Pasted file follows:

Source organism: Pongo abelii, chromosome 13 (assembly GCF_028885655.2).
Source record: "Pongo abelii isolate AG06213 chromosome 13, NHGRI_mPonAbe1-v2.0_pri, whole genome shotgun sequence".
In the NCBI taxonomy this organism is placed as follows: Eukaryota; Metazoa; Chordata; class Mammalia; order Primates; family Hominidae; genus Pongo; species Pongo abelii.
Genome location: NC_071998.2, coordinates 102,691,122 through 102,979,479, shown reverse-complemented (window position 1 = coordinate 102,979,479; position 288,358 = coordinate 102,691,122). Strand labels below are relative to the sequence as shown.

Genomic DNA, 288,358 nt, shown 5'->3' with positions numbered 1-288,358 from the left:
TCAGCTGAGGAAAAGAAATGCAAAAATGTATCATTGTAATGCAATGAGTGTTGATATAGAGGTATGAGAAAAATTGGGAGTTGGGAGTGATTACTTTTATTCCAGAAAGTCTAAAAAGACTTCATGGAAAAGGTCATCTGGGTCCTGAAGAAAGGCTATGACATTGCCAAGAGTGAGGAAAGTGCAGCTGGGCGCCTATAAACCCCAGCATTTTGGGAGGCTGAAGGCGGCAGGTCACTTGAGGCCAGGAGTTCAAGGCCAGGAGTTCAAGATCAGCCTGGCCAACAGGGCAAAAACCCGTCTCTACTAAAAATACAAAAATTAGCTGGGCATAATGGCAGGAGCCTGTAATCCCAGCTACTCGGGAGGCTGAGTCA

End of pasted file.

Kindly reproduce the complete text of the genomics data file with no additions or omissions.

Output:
Source organism: Pongo abelii, chromosome 13 (assembly GCF_028885655.2).
Source record: "Pongo abelii isolate AG06213 chromosome 13, NHGRI_mPonAbe1-v2.0_pri, whole genome shotgun sequence".
In the NCBI taxonomy this organism is placed as follows: Eukaryota; Metazoa; Chordata; class Mammalia; order Primates; family Hominidae; genus Pongo; species Pongo abelii.
Genome location: NC_071998.2, coordinates 102,691,122 through 102,979,479, shown reverse-complemented (window position 1 = coordinate 102,979,479; position 288,358 = coordinate 102,691,122). Strand labels below are relative to the sequence as shown.

Genomic DNA, 288,358 nt, shown 5'->3' with positions numbered 1-288,358 from the left:
TCAGCTGAGGAAAAGAAATGCAAAAATGTATCATTGTAATGCAATGAGTGTTGATATAGAGGTATGAGAAAAATTGGGAGTTGGGAGTGATTACTTTTATTCCAGAAAGTCTAAAAAGACTTCATGGAAAAGGTCATCTGGGTCCTGAAGAAAGGCTATGACATTGCCAAGAGTGAGGAAAGTGCAGCTGGGCGCCTATAAACCCCAGCATTTTGGGAGGCTGAAGGCGGCAGGTCACTTGAGGCCAGGAGTTCAAGGCCAGGAGTTCAAGATCAGCCTGGCCAACAGGGCAAAAACCCGTCTCTACTAAAAATACAAAAATTAGCTGGGCATAATGGCAGGAGCCTGTAATCCCAGCTACTCGGGAGGCTGAGTCA